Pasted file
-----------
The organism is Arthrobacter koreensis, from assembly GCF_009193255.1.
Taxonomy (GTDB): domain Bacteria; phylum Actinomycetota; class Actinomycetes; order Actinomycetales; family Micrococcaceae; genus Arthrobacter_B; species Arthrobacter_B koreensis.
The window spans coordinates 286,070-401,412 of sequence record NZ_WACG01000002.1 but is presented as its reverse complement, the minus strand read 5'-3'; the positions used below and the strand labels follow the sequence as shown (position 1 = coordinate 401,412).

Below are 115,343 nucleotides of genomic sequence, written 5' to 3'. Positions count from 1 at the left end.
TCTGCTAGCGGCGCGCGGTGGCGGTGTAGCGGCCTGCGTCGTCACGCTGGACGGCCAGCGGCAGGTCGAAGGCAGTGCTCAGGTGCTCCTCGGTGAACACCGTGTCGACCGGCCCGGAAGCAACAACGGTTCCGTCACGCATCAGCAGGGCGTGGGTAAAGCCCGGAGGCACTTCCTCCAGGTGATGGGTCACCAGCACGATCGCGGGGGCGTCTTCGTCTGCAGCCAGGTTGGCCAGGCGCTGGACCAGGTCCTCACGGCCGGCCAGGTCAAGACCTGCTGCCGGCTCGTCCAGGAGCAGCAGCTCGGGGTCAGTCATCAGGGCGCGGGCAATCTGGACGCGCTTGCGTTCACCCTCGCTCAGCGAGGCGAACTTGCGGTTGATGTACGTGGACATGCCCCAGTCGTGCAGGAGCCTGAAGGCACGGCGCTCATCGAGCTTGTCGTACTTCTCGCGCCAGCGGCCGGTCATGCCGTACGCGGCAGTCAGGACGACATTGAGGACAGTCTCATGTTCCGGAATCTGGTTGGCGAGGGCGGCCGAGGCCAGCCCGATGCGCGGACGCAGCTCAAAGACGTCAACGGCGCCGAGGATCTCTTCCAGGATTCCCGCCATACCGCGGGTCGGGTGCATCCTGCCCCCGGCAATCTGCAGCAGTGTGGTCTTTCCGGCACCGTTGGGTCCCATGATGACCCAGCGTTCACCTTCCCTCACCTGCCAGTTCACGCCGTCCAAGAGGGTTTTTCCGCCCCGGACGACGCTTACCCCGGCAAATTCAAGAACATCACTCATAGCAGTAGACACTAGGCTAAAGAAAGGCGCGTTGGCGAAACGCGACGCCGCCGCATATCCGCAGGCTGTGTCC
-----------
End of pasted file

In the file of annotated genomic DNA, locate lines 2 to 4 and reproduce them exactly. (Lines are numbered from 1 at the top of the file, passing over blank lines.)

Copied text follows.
Taxonomy (GTDB): domain Bacteria; phylum Actinomycetota; class Actinomycetes; order Actinomycetales; family Micrococcaceae; genus Arthrobacter_B; species Arthrobacter_B koreensis.
The window spans coordinates 286,070-401,412 of sequence record NZ_WACG01000002.1 but is presented as its reverse complement, the minus strand read 5'-3'; the positions used below and the strand labels follow the sequence as shown (position 1 = coordinate 401,412).

Below are 115,343 nucleotides of genomic sequence, written 5' to 3'. Positions count from 1 at the left end.